Netstor's TurboBox NA255A is intended for multi-GPU workstations able to leverage the compute power of graphics hardware. So, we start our evaluation using LuxMark.
As you can see, there is no difference in performance between a motherboard operating a PCI Express 2.0 signaling, a motherboard at PCI Express 3.0, and the TurboBox. This workload fully utilizes each graphics card's compute resources, but it doesn't tax PCI Express bandwidth. Consequently, scaling is pretty much amazing.
Again, we see nearly identical results between the motherboard-based cards and Netstor's TurboBox. This means that we don't have any trouble going outside of the box or stepping down to PCI Express 2.0, at least in compute-bound workloads.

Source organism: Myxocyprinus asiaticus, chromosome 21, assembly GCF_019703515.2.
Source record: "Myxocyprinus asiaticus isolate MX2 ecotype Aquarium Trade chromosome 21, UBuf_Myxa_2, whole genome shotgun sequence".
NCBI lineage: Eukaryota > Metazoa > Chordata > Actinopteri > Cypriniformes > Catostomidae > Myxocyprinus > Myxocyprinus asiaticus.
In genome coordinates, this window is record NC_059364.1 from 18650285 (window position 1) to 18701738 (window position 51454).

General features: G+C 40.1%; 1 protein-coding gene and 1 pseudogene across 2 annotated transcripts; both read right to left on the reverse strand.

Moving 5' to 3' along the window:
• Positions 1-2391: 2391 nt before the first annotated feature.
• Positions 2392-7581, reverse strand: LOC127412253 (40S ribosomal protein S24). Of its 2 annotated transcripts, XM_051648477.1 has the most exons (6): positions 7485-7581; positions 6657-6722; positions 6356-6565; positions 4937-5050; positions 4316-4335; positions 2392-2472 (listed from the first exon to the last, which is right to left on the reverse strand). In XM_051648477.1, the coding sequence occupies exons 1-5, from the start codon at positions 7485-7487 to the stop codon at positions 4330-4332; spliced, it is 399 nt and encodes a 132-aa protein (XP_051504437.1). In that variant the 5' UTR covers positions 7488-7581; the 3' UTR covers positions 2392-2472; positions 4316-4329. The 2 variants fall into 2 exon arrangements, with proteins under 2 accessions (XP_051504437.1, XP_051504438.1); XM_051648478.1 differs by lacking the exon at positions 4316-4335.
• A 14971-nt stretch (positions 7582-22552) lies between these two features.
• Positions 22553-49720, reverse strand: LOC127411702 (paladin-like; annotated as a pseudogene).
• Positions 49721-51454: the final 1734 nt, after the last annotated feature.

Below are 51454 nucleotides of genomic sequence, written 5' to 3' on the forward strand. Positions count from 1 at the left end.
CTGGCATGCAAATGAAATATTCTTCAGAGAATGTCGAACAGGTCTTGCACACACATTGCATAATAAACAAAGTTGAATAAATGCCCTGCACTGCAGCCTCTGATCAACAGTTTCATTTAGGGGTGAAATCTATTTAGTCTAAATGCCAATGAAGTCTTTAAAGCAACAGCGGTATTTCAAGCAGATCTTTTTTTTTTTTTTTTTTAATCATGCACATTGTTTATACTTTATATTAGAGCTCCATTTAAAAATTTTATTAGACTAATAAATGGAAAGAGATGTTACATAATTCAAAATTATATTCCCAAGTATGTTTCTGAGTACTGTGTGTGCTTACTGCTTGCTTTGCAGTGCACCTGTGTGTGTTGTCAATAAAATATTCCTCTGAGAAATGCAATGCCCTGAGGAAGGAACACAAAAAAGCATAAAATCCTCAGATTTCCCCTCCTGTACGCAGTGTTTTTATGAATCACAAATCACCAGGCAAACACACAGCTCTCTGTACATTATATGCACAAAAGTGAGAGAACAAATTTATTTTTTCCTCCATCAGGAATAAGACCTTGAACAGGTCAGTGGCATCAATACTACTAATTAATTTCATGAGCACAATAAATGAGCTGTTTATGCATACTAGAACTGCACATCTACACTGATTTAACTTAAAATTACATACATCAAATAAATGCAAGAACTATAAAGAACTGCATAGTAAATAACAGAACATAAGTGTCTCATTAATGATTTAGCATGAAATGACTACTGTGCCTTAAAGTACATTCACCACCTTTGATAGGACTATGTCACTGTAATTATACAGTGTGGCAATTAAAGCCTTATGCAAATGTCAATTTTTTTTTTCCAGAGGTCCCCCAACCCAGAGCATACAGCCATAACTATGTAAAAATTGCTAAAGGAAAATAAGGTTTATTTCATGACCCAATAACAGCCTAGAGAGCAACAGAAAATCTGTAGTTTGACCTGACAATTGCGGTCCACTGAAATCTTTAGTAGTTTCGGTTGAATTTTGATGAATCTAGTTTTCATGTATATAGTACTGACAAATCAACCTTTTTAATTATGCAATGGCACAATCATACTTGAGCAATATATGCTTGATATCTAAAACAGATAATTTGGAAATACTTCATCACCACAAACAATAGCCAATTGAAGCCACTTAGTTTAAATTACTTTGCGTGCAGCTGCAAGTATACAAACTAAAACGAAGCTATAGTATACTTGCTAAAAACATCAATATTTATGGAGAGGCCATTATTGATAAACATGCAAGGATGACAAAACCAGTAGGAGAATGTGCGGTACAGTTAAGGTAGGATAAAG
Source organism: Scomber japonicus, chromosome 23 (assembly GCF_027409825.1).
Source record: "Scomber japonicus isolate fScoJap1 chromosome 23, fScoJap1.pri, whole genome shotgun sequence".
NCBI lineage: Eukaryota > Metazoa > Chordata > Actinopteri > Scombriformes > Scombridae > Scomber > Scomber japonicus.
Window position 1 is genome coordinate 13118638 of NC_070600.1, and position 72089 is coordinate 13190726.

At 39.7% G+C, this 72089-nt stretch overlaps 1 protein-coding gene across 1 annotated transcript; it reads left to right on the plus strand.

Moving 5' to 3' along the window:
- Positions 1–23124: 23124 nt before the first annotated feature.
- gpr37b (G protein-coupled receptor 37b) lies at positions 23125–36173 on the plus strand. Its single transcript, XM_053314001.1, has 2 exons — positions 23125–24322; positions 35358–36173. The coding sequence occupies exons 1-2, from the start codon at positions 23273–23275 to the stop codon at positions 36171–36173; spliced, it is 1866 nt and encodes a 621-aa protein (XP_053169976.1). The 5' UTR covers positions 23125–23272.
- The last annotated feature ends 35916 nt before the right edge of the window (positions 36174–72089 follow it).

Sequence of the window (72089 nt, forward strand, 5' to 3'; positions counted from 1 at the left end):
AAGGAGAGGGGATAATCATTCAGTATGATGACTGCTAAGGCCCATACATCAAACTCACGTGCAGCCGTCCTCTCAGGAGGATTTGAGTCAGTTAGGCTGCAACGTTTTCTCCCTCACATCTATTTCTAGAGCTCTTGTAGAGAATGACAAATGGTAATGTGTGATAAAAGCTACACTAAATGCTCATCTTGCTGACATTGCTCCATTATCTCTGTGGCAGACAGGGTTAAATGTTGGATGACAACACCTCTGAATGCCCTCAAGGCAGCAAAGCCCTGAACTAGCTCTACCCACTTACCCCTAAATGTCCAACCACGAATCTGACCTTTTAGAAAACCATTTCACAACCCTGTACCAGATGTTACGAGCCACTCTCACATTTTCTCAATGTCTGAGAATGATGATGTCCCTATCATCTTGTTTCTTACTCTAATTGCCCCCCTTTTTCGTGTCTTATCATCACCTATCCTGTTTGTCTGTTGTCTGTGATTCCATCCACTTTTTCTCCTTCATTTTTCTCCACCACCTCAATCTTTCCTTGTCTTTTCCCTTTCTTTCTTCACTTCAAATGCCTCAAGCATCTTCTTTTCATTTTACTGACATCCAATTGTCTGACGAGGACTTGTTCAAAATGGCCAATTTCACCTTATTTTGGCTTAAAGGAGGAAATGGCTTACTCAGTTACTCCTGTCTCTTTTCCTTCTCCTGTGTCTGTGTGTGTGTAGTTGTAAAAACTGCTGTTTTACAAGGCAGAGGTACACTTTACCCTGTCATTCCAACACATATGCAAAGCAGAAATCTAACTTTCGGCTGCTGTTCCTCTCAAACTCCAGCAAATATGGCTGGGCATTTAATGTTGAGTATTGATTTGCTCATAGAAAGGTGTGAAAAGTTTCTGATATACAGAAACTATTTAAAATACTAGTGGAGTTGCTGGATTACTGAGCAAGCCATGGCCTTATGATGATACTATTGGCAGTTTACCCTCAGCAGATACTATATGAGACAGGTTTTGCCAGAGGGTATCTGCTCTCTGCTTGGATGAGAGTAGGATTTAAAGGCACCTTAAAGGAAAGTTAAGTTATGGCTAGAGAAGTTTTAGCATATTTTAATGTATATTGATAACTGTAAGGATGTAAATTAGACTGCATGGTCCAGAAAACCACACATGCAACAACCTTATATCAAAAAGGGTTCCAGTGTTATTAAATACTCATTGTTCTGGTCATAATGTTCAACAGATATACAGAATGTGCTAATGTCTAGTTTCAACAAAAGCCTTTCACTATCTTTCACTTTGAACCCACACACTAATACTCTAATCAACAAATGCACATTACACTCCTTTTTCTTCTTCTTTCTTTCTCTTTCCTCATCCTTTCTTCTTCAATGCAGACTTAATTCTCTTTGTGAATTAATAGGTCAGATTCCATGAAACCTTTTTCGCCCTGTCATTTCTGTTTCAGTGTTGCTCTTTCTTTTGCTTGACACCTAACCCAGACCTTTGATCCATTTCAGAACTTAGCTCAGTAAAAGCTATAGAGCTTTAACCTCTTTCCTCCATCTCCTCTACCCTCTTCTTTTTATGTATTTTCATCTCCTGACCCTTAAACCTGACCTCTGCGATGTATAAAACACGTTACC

On a related note, we ran the same bitcoin mining test on a Socket FM1 motherboard using a PCI Express slot limited to four lanes of connectivity. The result was identical to our 16-lane tests, around 550 Mhash/second. In other words, we're not worried about one third-gen PCIe x16 slot serving up enough throughput for a fourth card in Netstor's NA255A TurboBox. We hypothesize that there's still headroom available.
- Netstor TurboBox NA255A: Space For Up To Four GPUs, Externally
- Setup And Overcoming Issues
- Test System And Benchmarks
- Results: General-Purpose GPU
- Results: Medal Of Honor Warfighter
- Results: Crysis 2
- Results: DiRT Showdown
- Results: Metro 2033
- Power And Heat
- Our Benchmarks Prove Its Efficacy, But At What Cost?